Leading a staff team is an art. Get it wrong and you have a mutiny on your hands, get it right and you have an office full of happy productive staff! Throughout your working life you will have come across inspirational managers and some that are really bad, to put it mildly. When put into a manager or leadership role it’s important to step back a little and consider how to get the best from your team in order to create a productive environment.
There are a number of management styles and the one you adopt will very much depend on your business sector and your own personality. It is worth getting some training on how to manage staff effectively such as the online supply chain management degree. You will learn valuable skills on how to manage a staff team and communicate effectively with clients and customers.
Here are some of the most recognised management styles, often you may need to be flexible enough to use a combination of styles depending on the situation you are dealing with.
A visionary manager promotes a creative atmosphere within a staff team. The manager conveys a vision to the team along with clear identified goals, the staff team are then allowed to be creative in reaching the goal. This style of leadership encourages innovation and it also places a sense of ownership to the team, encouraging commitment and determination. The manager will check at regular intervals to ensure the team remains on track with regards to the vision, but will not tell a team how to achieve it.
If a staff team is experienced and skilled this is a perfect management style that will really draw the best from the staff. If your team is new and inexperienced the total “hands off” approach may cause certain team members to fail and cause a certain amount of stress. There is also the risk of staff becoming complacent and do as little as possible to reach the goal.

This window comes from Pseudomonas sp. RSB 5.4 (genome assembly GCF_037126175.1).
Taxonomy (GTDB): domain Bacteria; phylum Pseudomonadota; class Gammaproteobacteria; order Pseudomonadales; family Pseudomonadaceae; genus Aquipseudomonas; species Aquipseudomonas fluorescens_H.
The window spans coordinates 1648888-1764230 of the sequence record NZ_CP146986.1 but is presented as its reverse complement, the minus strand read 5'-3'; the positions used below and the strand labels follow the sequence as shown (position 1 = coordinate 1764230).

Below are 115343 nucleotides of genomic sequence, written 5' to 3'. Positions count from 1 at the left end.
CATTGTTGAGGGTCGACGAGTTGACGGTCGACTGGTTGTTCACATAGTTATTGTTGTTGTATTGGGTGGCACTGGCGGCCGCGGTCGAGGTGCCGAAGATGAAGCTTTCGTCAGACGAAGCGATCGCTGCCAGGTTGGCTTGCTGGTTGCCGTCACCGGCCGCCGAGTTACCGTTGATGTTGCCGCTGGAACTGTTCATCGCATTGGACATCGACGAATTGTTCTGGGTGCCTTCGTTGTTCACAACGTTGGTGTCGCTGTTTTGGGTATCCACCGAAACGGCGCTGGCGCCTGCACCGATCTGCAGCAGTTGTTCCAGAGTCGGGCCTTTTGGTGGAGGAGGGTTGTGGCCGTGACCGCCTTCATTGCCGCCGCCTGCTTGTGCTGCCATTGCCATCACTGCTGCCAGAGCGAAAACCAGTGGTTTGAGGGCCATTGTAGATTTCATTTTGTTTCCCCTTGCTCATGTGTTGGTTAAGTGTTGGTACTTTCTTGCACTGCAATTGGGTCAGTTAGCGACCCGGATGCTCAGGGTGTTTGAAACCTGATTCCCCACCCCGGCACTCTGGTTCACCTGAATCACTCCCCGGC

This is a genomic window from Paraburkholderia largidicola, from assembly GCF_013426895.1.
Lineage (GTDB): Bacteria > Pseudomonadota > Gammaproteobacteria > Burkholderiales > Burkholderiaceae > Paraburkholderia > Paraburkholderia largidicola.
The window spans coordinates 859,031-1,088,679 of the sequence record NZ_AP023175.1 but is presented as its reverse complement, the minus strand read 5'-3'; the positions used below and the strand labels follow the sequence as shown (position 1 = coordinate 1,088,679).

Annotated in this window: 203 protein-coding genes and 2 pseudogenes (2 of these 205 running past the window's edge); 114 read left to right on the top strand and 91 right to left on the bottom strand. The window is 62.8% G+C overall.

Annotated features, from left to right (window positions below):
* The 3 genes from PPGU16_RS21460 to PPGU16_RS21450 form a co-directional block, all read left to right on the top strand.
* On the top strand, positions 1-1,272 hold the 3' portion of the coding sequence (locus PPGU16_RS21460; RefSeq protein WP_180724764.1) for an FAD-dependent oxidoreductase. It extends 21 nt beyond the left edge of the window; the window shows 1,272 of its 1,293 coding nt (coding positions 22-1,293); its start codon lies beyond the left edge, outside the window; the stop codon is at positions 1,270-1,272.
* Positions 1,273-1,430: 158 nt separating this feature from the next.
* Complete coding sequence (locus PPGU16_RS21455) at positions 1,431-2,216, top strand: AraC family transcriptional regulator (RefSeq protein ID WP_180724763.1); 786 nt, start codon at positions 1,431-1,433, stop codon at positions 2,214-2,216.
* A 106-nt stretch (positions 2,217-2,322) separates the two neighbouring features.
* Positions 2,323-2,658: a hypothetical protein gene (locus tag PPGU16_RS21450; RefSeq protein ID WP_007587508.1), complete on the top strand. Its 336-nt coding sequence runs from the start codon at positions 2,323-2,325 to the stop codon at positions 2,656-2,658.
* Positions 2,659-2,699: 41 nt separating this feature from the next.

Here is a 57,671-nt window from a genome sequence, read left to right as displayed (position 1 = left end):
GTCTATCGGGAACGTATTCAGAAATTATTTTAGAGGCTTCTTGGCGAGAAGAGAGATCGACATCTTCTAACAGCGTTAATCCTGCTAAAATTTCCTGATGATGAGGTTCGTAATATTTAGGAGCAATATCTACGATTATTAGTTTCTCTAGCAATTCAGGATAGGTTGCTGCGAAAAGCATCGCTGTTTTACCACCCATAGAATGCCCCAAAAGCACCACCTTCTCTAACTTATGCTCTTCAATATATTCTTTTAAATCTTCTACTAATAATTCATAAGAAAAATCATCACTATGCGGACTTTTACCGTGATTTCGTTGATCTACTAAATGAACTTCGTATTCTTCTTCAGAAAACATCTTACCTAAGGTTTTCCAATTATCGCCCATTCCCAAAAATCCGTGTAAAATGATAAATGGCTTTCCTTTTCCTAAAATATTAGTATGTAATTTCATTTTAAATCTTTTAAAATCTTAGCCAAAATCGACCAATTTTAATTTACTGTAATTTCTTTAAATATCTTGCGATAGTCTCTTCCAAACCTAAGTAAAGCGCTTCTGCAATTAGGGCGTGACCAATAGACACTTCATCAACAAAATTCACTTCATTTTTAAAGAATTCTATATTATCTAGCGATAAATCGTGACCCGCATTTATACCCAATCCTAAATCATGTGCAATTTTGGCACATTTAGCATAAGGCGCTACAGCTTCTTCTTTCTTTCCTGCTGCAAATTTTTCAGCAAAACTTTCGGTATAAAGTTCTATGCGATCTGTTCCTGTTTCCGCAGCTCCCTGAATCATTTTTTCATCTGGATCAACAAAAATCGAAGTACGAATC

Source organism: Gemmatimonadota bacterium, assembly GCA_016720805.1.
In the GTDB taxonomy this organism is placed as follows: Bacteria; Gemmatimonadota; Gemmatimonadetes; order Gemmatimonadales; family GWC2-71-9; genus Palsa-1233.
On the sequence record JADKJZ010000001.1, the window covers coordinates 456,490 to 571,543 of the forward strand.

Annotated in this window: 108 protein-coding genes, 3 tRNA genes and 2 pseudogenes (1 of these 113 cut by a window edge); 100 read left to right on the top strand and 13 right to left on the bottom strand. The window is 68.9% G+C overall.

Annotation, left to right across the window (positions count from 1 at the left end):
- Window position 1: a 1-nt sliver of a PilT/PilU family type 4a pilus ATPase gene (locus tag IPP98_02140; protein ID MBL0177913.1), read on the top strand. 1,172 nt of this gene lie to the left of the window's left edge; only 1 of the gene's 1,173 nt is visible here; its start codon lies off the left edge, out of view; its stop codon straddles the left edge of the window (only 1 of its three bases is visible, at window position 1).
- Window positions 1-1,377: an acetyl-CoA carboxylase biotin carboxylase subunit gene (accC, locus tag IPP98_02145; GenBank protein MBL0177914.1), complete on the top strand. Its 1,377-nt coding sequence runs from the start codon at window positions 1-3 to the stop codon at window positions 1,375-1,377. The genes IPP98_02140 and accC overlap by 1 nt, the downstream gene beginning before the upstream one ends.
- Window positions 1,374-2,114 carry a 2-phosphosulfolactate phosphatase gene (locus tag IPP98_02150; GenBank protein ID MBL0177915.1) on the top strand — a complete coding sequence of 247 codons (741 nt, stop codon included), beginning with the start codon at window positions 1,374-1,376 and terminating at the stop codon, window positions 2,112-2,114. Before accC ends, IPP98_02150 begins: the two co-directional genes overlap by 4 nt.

A democratic manager recognises that every team member has a particular skill and will build on the fact to enable the team to reach a goal. Reward and praise for work well done is used regularly and the team is normally committed, productive and motivated. Decisions are reached by meeting with the whole team and every voice is heard. This tactic is excellent for progressing a business forward, as ideas are welcomed and built upon.
Every person working under the direction of a democratic manager feels valued and morale is normally high. There are downsides though and these include the amount of work placed on the managers shoulders, in being “hands on” throughout the process. Progress can also be quite slow as it takes time to get everyone together in order to hear everyone’s views.
Often branded as the least effective management style, the autocratic manager will be directive in the extreme, not allowing the team to deviate or have input on the tasks given to them. Morale can be quite low and praise is not a regular feature. This style of management has it’s uses if there is a strict deadline to adhere to.
It’s excellent practice to discover what style of manager you are naturally drawn towards and then develop skills to broaden your skills on staff management.